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NCREL® Report on Achievement Gaps Released to the Public
Leading Researchers Identify Strategies to Help Close Achievement Gaps
December 23, 2002
Naperville, IL — The North Central Regional Educational Laboratory (NCREL) today released cutting edge research about the academic achievement gaps that exist between poor and minority students and their affluent and majority peers. In the December 2002 edition of NCREL's Policy Issues two, leading experts share their research findings relating to these gaps and what policymakers can do to address them.
This special, double-edition of Policy Issues explores the topic of closing achievement gaps from two perspectives. Harvard University researcher Ronald F. Ferguson, Ph.D., shares his findings from a recent survey of more than 34,000 students from middle- and upper-income districts that comprise the Minority Student Achievement Network (MSAN). The second report, authored by Reginald Clark, Ph.D., president of Clark and Associates, includes findings from urban communities that focus on the in-school and out-of-school conditions that support students' academic achievement.
"Compared to whites and Asians, black and Hispanic students in MSAN districts have lower average test scores and grade-point averages and lag behind as well in self-reported measures of knowledge and skill," stated Ferguson. "Black and Hispanic students report less understanding of their teacher's lessons and less comprehension of the material that they read for school. These skills and knowledge gaps are predicted in part by differences in family background and home learning resources," Ferguson explained. "Perhaps the most interesting finding is the distinctive importance of teacher encouragement as a reported source of motivation for nonwhite students, especially African American students. This highlights the likely importance of strong teacher-student relationships in affecting achievement, especially for African-American and Hispanic students," said Ferguson.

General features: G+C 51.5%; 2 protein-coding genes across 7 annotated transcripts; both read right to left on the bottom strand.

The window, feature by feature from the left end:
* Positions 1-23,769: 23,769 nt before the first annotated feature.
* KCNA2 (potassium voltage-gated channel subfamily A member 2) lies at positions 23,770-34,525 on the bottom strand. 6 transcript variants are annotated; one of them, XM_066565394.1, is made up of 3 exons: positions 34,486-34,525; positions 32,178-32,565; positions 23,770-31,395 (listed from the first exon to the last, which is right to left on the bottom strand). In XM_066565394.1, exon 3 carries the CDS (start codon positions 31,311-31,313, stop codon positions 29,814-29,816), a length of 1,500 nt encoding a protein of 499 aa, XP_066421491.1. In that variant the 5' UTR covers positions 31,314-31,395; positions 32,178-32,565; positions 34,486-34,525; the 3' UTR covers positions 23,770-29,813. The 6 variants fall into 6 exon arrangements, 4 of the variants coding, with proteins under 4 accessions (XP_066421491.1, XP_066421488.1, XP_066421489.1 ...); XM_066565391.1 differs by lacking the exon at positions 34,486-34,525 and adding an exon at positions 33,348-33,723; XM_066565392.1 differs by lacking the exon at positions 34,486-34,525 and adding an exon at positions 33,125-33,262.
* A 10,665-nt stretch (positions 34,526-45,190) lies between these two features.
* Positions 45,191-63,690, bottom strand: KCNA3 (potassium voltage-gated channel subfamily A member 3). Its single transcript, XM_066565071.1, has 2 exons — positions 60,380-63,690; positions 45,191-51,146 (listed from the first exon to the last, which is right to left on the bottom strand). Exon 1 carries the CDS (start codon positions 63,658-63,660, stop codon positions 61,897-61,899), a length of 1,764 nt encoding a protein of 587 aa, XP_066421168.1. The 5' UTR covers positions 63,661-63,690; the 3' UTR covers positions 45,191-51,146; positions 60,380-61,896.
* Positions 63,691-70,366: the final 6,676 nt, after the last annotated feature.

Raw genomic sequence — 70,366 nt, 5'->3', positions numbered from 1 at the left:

The study conducted by Clark provides a rich opportunity to assess what factors may contribute to creating the achievement gap between higher- and lower-achieving students from different social class and racial groups. He found that the factors that matter most for student achievement on standardized tests include: teacher instructional actions and expectations for students; student's total weekly in-school and out-of-school time in high-yield activities; activity quality; parental standards, beliefs, and expectations; and teacher-parent communication actions.
The December 2002 issue of NCREL's Policy Issues is available online at www.ncrel.org/policy/pubs/html/pivol13. The full reports of Ferguson and Clark are available on NCREL's Closing the Achievement Gaps Web site (www.ncrel.org/gap/research.htm).